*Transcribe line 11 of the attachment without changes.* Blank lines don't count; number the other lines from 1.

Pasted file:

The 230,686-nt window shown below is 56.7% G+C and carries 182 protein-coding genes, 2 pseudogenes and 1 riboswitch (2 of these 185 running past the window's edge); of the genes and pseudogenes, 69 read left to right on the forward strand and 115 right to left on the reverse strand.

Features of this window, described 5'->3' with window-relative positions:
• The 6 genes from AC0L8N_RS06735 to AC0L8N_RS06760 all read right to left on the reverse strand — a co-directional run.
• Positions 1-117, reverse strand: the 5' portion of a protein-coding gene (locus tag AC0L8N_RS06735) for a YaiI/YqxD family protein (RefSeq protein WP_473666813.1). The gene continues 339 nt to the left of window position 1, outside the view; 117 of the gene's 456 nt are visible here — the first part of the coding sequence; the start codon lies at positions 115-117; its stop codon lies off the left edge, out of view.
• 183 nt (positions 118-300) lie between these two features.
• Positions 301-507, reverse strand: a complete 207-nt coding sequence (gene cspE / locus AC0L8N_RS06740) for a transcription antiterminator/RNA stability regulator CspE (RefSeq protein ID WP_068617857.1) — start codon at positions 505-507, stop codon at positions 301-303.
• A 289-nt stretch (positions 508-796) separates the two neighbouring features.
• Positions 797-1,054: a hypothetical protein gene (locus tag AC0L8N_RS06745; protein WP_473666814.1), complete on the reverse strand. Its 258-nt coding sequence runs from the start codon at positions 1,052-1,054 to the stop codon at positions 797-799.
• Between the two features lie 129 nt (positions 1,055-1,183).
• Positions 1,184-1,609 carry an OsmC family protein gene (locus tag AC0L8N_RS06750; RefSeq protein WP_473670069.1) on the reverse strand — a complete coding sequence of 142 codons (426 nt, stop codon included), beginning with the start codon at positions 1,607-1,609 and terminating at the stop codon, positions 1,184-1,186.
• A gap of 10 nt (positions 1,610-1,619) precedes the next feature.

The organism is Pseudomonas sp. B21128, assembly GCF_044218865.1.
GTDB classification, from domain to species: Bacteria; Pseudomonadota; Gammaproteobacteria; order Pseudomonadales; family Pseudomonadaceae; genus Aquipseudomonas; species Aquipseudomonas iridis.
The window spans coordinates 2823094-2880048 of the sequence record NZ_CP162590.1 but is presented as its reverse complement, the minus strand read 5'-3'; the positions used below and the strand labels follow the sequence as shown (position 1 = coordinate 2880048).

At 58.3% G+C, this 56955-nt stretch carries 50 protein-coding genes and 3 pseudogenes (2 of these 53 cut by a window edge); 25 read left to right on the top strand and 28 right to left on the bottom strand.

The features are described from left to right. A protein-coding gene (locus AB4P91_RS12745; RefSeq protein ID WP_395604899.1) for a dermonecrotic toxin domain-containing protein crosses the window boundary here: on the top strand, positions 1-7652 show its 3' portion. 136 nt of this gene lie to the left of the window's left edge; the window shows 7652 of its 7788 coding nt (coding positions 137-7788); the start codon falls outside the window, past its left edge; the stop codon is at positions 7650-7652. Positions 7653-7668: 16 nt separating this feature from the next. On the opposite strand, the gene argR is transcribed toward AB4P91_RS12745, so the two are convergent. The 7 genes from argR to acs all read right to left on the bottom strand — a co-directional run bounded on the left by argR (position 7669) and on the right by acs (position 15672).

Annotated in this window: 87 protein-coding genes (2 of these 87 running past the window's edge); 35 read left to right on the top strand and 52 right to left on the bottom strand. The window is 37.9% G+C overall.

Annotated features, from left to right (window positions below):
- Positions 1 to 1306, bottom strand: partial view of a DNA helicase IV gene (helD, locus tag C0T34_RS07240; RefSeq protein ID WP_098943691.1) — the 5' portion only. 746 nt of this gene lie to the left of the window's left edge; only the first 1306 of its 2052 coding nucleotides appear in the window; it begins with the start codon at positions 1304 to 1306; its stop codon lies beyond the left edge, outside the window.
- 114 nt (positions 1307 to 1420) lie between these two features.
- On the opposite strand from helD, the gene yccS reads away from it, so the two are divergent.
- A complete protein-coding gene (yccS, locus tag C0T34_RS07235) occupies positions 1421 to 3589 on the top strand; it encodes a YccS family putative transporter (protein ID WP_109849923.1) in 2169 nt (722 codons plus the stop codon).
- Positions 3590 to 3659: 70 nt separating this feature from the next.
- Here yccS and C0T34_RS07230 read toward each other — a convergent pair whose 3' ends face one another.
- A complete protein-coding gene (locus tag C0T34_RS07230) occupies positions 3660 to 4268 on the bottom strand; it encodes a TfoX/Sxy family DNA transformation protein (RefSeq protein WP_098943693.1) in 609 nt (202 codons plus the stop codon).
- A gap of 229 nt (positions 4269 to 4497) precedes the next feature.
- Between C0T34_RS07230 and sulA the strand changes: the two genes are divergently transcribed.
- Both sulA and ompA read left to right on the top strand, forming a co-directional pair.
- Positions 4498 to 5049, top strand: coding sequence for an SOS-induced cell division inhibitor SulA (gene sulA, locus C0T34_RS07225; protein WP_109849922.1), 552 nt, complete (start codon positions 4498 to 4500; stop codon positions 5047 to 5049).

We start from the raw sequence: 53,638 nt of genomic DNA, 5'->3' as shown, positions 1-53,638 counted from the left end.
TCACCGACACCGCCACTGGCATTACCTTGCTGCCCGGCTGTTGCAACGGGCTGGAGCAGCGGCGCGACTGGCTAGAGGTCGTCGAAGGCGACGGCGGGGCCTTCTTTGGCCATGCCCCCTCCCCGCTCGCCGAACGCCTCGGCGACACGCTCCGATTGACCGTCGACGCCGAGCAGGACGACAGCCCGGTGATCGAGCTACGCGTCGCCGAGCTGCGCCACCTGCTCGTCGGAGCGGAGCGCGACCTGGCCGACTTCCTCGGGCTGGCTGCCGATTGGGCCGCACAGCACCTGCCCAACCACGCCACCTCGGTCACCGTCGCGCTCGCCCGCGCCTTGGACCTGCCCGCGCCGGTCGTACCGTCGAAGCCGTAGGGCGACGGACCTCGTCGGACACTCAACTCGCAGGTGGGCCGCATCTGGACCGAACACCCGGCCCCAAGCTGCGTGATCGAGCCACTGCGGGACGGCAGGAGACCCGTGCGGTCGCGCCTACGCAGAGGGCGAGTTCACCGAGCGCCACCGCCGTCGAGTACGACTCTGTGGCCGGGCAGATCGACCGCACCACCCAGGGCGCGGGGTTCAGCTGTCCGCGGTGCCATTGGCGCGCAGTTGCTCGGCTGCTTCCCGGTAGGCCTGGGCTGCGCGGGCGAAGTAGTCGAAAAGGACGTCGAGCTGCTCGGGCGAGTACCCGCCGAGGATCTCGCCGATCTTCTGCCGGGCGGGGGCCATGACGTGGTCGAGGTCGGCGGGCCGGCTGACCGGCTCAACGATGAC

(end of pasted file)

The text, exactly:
• A gap of 10 nt (positions 1,610-1,619) precedes the next feature.